Thursday, May 26, 2011

Margin Of Safety Example

You're not going to nail every investment. The odds may not be on your side (even if you think they are, which is why you invested) or even if the odds are on your side, your investment can still be derailed. But thanks to the all-important margin of safety, you can still do allright even if things don't go as well as you expected.

As an example, consider Audiovox (VOXX) which had been on the Stock Ideas page for 1.5 years. The company was a perennial earnings under-performer, relegating it to a low price-to-book market valuation. Investors were offered the company at a large discount to net current assets, so if all the company did was sell its inventory, keep expenses reasonable and return cash to shareholders (not exactly high hurdles), shareholders would make out very well.

While the company was able to accomplish the first two of those requirements successfully, it balked on the third, opting instead for an empire-building acquisition that converted cash into potential future earnings. An event of this nature was certainly a risk, as this was a situation where a shareholder controlled the company without having to put up the capital commensurate with such a stake, thanks to a dual-class share structure. As previously discussed, this share structure can result in poor results for non-controlling shareholders.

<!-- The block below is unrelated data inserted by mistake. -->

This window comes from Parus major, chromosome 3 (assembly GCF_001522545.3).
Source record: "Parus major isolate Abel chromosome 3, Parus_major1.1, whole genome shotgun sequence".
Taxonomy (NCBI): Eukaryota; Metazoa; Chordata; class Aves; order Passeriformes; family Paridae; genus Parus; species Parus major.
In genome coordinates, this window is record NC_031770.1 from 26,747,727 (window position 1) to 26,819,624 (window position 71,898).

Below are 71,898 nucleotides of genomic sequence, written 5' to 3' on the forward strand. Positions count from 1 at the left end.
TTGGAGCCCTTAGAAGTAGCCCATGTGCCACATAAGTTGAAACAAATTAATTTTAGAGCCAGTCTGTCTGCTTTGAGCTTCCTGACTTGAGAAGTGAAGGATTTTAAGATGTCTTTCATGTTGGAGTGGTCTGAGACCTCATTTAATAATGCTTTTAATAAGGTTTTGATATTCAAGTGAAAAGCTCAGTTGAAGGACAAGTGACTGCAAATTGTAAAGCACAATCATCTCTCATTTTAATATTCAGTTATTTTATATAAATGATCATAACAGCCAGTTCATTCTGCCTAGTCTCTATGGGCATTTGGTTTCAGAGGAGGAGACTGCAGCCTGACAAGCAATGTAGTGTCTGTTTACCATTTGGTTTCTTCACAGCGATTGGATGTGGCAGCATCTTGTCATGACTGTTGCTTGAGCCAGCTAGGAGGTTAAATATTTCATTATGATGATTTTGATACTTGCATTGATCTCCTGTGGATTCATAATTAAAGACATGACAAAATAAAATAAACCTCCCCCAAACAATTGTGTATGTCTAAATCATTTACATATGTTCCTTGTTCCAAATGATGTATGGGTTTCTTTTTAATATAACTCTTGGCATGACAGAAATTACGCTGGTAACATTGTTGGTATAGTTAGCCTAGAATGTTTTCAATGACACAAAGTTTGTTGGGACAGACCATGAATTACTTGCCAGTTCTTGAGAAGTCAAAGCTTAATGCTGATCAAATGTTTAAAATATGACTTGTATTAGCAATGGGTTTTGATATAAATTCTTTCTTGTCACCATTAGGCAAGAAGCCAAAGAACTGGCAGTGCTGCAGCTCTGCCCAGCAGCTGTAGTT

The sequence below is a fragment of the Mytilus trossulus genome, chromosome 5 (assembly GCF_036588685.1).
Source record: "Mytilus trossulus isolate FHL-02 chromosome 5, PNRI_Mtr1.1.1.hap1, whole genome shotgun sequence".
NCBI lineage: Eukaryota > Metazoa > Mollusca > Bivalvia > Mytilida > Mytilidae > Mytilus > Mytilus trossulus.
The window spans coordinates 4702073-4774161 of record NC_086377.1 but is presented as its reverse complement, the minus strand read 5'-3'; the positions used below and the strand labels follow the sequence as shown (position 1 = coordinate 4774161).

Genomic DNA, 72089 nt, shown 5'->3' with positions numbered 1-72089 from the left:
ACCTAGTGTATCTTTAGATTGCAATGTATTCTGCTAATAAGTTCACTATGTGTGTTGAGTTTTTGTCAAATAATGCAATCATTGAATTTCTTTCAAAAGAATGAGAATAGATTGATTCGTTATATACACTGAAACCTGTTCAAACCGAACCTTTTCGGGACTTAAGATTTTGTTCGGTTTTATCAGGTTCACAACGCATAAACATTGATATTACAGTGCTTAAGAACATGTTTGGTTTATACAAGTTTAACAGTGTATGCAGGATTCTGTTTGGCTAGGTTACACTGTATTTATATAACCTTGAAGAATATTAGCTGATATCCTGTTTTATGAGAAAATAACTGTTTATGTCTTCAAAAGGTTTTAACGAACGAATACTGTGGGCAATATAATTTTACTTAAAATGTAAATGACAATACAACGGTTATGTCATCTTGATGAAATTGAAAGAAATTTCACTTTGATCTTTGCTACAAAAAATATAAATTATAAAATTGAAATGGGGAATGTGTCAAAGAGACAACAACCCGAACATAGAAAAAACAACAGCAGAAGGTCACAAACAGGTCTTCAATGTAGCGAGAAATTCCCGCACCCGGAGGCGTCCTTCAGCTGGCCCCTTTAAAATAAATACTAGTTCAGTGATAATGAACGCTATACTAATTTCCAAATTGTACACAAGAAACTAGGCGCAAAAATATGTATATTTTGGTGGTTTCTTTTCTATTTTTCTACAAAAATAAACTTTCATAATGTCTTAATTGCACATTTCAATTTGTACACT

But because of the large margin of safety on this investment over the last couple of years, shareholders who bought in at a discount to assets didn't get burned on price. They may have felt like Audiovox's business value dropped, but its market price has actually increased as the shares were far too cheap. So despite a continued poor operating environment, sub-par returns on capital, and an acquisition binge, shareholders in Audiovox still generated double-digit returns over the last 1.5 years.

Speculators, traders, and other short-term market participants aren't buying businesses. They are buying expectations. Just like value investors, they can be right in their assertions or they can be wrong. But the nature of short-term speculation is such that one cannot employ a margin of safety, whereas that is the value investors greatest advantage. The margin of safety can cause value investors to be right even when they are wrong.

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